The Speech I Would’ve Given at CPAC
Facts, data, and complaints don’t persuade people, but the right stories will.


Lee Habeeb

What we cannot survive is our loss of memory: the memory of who we are, how we got here, and the people and principles that made this country great.

“The world is made up of stories, not atoms,” the poet Muriel Rukeyser once noted. She is right. Stories move us. They teach us, guide us, and uplift us. They stir our hearts. And stories soon become our collective memory.

Storytelling worked for Jesus Christ. And his apostles.

It worked well for Abraham Lincoln. And Winston Churchill. And Ronald Reagan.

For far too long, our side has relied on facts, data, and reason to prevail, on consultants, pollsters, pundits, and Ph.D.’s to advance the cause of freedom, free markets, and freedom of religion and conscience. For far too long, we’ve tried to convince our fellow Americans that we are right and the Left is wrong, and we have pummeled them with facts and figures, lectures and admonitions. We’ve become angry and even bitter that more Americans have not been convinced of our superior arguments.

A few years ago, Will Bowen came out with a book called A Complaint Free World, in which he talked about the deleterious impact that complaining had on businesses, churches, and families. He then came up with a challenge for his readers, urging them to go three weeks without complaining.

No small task. But big challenges have big upsides.

For the next three weeks, I urge you to do something very difficult: When talking to friends, loved ones, and neighbors about the country you care so much about, do not complain about anything. Not the Democrats, not the Federal Reserve, not sequestration, and not the mainstream media.

I know. I hear that collective gasp. Complaining about our lot in life has become oxygen to us. We act as if we are some beaten-down minority, oppressed victims of forces too big for us to combat. We forget that twice as many Americans identify with conservatives as identify with the liberals, and then we go out every day hell-bent on reversing that number. We drive moderates and independents away from us.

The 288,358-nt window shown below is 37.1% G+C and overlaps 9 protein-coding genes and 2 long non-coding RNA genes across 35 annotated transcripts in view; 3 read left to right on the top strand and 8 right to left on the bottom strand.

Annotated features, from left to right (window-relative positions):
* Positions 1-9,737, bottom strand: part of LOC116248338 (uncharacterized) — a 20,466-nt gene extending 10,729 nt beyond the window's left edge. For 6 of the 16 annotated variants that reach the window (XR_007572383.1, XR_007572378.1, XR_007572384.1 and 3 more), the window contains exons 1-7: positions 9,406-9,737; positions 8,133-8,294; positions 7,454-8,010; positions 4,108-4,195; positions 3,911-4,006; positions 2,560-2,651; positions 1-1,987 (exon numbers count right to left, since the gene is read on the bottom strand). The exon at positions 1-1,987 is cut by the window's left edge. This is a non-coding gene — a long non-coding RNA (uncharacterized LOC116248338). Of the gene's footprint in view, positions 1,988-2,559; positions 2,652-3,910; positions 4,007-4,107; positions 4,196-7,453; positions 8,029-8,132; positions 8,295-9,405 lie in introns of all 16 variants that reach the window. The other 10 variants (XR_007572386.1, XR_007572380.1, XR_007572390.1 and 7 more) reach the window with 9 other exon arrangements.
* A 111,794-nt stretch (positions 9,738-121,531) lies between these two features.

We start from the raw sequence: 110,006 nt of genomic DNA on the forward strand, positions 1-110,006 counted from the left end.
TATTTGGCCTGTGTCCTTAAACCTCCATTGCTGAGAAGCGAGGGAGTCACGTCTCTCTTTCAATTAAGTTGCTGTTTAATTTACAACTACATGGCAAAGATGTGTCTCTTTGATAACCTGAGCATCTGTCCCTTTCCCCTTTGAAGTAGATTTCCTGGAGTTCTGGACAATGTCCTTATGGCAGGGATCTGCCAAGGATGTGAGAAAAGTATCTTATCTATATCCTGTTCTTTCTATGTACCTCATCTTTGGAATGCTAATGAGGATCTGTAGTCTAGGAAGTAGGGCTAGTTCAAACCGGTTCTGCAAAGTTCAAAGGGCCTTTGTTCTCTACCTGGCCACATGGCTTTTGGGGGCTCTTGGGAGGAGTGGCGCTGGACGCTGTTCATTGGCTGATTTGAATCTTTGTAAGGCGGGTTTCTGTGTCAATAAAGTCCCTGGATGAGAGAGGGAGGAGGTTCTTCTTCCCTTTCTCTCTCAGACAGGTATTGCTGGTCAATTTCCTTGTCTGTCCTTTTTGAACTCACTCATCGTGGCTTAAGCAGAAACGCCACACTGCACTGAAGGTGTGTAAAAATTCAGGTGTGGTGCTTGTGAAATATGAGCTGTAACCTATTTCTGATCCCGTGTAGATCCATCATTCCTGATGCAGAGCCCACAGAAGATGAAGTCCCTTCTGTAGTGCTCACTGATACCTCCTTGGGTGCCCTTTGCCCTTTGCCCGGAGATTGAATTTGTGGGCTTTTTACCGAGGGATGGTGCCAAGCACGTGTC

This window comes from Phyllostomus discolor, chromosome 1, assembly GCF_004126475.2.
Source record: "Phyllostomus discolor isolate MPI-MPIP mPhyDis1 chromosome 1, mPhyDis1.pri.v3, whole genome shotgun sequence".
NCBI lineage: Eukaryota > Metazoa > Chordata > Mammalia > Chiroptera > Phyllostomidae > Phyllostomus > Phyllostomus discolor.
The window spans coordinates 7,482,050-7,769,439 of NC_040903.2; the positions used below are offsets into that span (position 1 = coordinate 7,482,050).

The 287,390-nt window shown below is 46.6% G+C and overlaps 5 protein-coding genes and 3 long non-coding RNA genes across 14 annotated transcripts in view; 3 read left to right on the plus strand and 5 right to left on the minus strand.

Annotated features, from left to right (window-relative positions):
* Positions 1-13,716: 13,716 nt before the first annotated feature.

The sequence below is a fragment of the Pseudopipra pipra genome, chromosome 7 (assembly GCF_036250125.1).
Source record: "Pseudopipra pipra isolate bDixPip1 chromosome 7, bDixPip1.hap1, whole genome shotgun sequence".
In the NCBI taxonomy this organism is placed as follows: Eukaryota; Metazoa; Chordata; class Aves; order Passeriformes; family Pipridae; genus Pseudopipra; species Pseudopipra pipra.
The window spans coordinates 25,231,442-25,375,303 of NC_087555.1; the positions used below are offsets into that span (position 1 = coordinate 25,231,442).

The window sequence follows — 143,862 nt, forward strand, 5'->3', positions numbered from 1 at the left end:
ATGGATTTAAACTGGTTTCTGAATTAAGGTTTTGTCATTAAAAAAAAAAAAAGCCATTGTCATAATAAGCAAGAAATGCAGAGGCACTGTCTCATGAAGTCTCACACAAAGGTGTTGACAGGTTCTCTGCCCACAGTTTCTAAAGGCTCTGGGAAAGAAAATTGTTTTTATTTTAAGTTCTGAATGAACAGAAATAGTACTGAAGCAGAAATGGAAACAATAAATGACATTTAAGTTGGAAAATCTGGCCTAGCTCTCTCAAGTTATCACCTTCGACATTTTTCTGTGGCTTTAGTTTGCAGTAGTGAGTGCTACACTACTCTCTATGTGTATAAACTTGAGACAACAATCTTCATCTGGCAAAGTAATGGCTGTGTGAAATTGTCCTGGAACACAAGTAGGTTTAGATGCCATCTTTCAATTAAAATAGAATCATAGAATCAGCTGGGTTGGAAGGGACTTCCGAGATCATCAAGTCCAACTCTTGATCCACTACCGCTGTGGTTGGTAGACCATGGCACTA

We are not fully to blame for this. The media and most of the cultural institutions in America make us feel that we are in the minority. It’s a form of psychological warfare, and we soon start to believe that we’re in the minority. Our media outlets, from Fox News to talk radio, help make us feel less alone, but they, too, are sometimes part of the problem; they are designed in part to stir our outrage. And truth be told, there is much to be angry about.

But when trying to bring people around to our point of view, anger isn’t a tool of persuasion.

Neither are facts and data. When you start explaining why you’re right and why the person you’re talking to is wrong, and that you have the facts and data to prove it, you will lose every time. Explaining is how we always get in trouble.

I propose here and now that we try something new. Let’s start telling stories — stories that carry in them everything we think and know about what has made our country great, and what will keep it great. Stories of our families and how we got here. Stories of our heroes, our innovators, and our immigrant heritage. Local stories, old ones and new ones. Stories about courage and honor and love.

Any maybe we can invite our friends to share their stories with us.

Here is what we’ll learn: Few if any of those stories will include the government as the protagonist. Most will be about the redeeming power of ordinary people to do extraordinary things, feats they never thought possible, even in their dreams.

As we share these stories, certain themes will emerge: Love conquers cynicism, hope beats despair, hard work is good and laziness bad, accountability and responsibility matter in life, risk-taking is a fundamental part of life, and so too is failure, and freedom is the antidote to bondage of every kind.

Those stories will reinforce a simple notion: that genius, beauty, and innovation spring from the most unlikely of places, places no central planner or government bureaucrat could ever create or control.

What the people we are trying to persuade will also learn through our storytelling is this: It is we, we on the right, who are the optimists about human beings, we who believe in the innate brilliance of the American people to solve our own problems, we who believe that human beings are not a pile of cells and membranes, but living spirits whose rights and talents come from God, not government. They will learn that it is we who are pessimists when it comes to power and its tendency to corrupt. It is we who are pessimists when it comes to the ability of large bureaucracies, whether public or private, to navigate the ever-changing needs and demands of the people they purport to serve.

If we stop complaining and explaining and start storytelling, we just might get back our confidence — and also our sense of joy and love.

Then maybe, just maybe, we’ll get our country back, too.

With that said: “Once upon a time . . . ”

— Lee Habeeb is vice president of content at Salem Radio Network.